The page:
by Jesse Galef
I don’t often disagree with Herb Silverman but it does happen on occasion. The man is a constant source of clever phrases, inspiring ideas, and good humor. But there’s a reason I stopped quoting him where I did in my earlier post about the American Humanist Association’s new ad campaign.
In his most recent On Faith piece, he made a case defending the new ads reading “No God? …No Problem!”. I didn’t want to get off-topic in that post, but I take issue with the very next sentence after the passage I quoted:
Saying you don’t believe in God is no more anti-Christian or anti-religious than saying you are black is anti-white, saying you are female is anti-male, or saying you are gay is anti-straight. In the words of that great philosopher, Popeye the Sailor Man: “I yam what I yam.”
There is a fundamental difference between saying you are an atheist and saying you are black, white, female, male, gay, or straight. Those are all personal statements and don’t reflect on others. Identity is pluralistic – there are as many identities as there are people, and none of them are “incorrect”.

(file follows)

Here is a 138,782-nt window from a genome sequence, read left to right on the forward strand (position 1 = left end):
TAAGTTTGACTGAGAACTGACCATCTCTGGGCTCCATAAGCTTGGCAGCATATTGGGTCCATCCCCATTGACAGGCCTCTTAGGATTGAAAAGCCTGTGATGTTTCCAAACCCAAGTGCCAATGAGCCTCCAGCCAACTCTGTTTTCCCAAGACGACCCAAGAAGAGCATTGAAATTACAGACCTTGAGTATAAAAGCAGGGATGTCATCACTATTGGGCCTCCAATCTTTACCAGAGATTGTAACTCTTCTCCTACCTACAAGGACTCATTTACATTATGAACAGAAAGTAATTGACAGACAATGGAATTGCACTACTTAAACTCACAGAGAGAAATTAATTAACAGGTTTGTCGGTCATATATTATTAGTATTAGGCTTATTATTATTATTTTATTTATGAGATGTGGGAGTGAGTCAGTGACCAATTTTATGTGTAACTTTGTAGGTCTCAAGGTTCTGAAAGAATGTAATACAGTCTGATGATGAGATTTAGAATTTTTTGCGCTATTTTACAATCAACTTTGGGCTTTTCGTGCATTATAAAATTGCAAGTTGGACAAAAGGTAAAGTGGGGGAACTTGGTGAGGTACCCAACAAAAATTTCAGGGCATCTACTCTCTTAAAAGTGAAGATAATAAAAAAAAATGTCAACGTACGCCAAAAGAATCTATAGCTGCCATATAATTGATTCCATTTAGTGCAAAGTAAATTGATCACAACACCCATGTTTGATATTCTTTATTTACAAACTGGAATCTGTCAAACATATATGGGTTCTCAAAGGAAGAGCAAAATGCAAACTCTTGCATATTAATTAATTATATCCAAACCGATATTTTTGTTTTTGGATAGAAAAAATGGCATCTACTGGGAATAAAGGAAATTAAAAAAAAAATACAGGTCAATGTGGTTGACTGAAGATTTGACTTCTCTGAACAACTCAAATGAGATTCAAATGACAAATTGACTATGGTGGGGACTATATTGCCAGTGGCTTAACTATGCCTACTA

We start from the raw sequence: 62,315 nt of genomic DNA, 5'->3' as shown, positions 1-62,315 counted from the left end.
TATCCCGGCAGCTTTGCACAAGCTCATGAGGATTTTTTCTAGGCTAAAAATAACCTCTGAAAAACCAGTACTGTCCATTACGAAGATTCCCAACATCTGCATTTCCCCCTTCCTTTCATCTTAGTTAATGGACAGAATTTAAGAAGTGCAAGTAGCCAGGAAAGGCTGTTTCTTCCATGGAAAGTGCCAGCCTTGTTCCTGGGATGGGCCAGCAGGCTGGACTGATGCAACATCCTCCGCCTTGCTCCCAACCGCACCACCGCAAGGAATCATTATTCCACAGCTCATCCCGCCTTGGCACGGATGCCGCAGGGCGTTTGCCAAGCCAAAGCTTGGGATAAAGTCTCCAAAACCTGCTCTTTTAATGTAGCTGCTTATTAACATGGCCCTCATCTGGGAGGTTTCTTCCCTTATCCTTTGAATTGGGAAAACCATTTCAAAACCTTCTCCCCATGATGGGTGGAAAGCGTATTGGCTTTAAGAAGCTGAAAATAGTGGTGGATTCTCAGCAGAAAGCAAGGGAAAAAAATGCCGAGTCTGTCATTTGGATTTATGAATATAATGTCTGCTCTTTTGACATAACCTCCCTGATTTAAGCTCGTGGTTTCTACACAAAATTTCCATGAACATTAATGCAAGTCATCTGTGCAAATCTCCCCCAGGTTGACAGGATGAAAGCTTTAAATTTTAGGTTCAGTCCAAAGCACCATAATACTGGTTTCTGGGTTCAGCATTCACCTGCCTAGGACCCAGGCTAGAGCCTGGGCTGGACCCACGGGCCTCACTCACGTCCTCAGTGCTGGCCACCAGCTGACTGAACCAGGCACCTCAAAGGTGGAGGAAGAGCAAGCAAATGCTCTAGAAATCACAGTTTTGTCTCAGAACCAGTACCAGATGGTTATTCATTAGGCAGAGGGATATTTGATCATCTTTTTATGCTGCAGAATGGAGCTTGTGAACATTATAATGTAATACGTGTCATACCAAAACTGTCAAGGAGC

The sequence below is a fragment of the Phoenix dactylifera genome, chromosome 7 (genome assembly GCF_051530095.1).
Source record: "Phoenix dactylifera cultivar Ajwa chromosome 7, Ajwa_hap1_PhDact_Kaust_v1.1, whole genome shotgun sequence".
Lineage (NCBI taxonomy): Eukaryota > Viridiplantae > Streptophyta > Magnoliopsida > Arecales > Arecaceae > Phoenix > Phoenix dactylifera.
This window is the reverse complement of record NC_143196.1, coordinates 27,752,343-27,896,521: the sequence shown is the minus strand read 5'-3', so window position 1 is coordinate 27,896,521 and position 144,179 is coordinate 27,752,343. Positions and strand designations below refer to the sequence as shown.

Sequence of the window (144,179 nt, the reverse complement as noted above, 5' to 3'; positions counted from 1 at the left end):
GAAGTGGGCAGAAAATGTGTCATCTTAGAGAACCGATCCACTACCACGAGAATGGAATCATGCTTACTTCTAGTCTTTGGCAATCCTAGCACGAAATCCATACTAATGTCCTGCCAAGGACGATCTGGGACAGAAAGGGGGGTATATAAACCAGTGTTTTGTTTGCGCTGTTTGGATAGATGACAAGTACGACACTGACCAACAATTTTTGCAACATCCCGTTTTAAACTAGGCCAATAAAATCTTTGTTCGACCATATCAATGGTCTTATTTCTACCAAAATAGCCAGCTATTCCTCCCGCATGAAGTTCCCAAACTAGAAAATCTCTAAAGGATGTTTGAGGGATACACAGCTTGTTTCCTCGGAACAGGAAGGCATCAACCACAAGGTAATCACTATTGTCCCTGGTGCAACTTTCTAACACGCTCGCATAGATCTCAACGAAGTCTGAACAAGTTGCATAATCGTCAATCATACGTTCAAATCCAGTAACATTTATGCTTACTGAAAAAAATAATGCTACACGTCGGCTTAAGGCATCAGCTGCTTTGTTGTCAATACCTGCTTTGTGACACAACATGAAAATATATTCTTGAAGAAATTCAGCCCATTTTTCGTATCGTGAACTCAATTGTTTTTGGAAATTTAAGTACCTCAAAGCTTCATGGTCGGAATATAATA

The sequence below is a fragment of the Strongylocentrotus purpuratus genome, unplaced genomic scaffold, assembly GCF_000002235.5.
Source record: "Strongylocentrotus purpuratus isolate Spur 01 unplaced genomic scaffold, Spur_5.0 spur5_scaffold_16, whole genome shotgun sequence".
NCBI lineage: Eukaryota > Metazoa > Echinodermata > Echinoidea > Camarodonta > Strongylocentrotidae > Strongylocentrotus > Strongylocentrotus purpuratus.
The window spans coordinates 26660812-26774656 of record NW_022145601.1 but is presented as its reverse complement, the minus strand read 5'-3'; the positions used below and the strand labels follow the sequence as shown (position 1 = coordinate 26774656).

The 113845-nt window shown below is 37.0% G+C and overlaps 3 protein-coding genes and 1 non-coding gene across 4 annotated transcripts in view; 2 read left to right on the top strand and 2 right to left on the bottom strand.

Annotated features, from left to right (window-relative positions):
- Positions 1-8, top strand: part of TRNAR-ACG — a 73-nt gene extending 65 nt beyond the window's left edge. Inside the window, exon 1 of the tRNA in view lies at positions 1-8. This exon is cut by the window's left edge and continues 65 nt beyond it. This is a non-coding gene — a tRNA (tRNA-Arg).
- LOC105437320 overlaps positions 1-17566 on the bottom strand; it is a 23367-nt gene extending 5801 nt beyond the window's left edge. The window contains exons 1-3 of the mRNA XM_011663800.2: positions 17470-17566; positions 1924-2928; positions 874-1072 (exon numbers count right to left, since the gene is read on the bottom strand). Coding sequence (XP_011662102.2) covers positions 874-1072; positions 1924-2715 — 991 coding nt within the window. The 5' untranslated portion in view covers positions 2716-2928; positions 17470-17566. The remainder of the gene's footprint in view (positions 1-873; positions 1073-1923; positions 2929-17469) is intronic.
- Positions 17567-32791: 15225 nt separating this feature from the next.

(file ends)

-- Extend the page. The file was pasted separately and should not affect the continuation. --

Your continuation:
Declaring myself an atheist states what I think is true in the world. Unlike the other examples, the assertion is not simply a personal statement about identity. It is a truth-claim about the objective facts of reality – and I am saying I think religious individuals are wrong about those facts. That is anti-religious.
There is one reality and some of us are correct while others are incorrect. It’s no longer merely a statement about myself – in essence I’m saying, “I don’t believe God exists and neither should you.”
We need to recognize that our existence as atheists upsets people in a way the homosexuality doesn’t. Gays don’t, by their very existence, tell straight people that they think everyone should be gay.
Given our starting point, even our polite signs are going to ruffle some feathers. We’ll have to live with that. I’m certainly not saying that we should tiptoe around the issues in public or, conversely, that we should embrace our ability to offend people. Where we should each fall on the spectrum is for each person to weigh, and there’s a place for all kinds of approaches from Greg Epstein to PZ Myers. But when we’re each making that decision, we should take into account the reality that people are emotionally attached to their beliefs and will be upset when we publicly doubt.